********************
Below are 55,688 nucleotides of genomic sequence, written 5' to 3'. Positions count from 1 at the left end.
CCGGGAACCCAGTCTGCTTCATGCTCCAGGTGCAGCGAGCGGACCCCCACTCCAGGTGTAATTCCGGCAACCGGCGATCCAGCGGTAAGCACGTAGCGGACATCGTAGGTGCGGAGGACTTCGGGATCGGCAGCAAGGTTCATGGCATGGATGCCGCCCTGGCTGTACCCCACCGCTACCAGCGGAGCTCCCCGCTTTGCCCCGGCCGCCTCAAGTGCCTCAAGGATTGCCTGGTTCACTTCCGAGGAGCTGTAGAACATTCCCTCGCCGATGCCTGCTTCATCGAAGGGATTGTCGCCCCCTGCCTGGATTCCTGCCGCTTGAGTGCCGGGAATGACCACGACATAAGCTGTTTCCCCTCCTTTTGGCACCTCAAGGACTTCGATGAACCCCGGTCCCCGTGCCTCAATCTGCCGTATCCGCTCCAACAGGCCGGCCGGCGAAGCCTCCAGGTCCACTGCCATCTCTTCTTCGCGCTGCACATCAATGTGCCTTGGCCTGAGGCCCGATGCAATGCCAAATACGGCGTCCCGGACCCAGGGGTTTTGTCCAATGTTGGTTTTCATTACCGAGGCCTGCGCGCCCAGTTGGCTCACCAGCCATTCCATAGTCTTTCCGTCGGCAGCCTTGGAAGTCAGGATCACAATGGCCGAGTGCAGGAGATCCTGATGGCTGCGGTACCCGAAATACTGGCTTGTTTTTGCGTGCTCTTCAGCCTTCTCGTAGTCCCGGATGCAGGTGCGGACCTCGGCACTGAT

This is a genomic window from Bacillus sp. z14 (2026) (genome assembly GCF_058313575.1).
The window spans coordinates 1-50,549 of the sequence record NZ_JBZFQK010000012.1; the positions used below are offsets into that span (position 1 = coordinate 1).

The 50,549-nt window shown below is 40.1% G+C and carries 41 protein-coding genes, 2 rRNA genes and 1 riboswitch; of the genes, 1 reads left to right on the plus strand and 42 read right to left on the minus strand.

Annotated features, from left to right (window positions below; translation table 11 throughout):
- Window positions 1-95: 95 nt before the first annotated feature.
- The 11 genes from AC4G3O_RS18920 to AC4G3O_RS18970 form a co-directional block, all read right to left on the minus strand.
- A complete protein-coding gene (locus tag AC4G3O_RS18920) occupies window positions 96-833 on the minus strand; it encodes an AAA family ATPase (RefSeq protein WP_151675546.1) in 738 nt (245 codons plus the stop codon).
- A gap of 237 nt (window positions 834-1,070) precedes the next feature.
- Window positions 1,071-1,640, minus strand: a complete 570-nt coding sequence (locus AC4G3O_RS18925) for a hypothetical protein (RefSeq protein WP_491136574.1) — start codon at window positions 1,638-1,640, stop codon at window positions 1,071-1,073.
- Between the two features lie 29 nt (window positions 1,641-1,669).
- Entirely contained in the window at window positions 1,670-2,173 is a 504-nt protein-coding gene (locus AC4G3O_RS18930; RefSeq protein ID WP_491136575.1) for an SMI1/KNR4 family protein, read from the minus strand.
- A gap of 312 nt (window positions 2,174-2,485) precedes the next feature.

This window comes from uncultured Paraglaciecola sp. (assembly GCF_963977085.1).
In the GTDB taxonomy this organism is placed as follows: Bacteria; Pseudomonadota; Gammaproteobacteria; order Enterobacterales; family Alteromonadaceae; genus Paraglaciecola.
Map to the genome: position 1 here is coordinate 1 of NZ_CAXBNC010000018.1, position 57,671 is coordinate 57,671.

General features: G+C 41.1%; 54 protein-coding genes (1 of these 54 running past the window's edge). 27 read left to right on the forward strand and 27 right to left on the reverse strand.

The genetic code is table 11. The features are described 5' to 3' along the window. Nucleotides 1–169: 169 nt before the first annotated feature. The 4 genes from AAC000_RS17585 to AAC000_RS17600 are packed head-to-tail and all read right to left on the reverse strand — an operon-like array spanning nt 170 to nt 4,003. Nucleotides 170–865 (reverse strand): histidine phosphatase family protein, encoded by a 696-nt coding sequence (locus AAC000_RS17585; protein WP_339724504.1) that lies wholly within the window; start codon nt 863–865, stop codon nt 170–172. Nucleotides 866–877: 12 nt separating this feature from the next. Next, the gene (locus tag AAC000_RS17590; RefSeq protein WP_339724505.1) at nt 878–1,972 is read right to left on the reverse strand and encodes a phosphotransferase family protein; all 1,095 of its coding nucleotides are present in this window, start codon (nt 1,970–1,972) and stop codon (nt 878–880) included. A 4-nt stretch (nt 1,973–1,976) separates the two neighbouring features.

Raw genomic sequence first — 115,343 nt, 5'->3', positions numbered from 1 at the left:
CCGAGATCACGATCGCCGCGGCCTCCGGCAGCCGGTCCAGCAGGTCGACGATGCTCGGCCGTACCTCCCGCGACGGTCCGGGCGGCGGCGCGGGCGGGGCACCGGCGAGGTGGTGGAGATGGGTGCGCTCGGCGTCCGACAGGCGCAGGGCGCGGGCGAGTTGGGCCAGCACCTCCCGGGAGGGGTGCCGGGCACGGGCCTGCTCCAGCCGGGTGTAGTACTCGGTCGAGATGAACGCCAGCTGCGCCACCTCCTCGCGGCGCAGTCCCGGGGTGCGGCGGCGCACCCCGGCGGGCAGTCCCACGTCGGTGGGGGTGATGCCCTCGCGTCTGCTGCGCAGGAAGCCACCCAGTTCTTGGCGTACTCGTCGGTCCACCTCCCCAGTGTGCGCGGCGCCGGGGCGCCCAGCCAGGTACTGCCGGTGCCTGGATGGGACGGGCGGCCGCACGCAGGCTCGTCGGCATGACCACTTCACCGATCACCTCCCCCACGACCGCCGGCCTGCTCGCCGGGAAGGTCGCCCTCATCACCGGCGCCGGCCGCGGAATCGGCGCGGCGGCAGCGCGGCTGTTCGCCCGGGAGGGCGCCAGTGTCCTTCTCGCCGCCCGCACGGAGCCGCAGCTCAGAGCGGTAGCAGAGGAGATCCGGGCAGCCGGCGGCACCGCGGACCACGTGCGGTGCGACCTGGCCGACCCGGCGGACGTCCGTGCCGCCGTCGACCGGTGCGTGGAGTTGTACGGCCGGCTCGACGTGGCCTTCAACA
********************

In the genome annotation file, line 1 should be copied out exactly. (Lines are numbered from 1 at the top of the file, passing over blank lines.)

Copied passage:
Below are 55,688 nucleotides of genomic sequence, written 5' to 3'. Positions count from 1 at the left end.